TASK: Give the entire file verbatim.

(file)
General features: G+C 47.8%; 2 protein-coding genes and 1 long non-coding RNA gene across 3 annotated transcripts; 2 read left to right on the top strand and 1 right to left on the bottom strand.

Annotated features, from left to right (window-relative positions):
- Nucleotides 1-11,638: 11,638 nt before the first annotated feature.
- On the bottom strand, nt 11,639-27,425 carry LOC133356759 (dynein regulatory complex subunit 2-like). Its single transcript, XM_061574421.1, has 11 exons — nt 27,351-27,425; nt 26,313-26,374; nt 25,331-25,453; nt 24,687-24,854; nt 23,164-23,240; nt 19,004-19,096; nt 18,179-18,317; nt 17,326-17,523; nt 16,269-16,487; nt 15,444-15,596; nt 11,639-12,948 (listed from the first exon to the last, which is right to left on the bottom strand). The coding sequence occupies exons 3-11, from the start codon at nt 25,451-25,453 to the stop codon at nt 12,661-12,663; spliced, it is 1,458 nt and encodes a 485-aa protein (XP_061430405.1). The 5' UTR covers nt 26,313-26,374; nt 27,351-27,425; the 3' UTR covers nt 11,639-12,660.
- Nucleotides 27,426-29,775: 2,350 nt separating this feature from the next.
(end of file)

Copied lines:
General features: G+C 47.8%; 2 protein-coding genes and 1 long non-coding RNA gene across 3 annotated transcripts; 2 read left to right on the top strand and 1 right to left on the bottom strand.

Annotated features, from left to right (window-relative positions):
- Nucleotides 1-11,638: 11,638 nt before the first annotated feature.
- On the bottom strand, nt 11,639-27,425 carry LOC133356759 (dynein regulatory complex subunit 2-like). Its single transcript, XM_061574421.1, has 11 exons — nt 27,351-27,425; nt 26,313-26,374; nt 25,331-25,453; nt 24,687-24,854; nt 23,164-23,240; nt 19,004-19,096; nt 18,179-18,317; nt 17,326-17,523; nt 16,269-16,487; nt 15,444-15,596; nt 11,639-12,948 (listed from the first exon to the last, which is right to left on the bottom strand). The coding sequence occupies exons 3-11, from the start codon at nt 25,451-25,453 to the stop codon at nt 12,661-12,663; spliced, it is 1,458 nt and encodes a 485-aa protein (XP_061430405.1). The 5' UTR covers nt 26,313-26,374; nt 27,351-27,425; the 3' UTR covers nt 11,639-12,660.
- Nucleotides 27,426-29,775: 2,350 nt separating this feature from the next.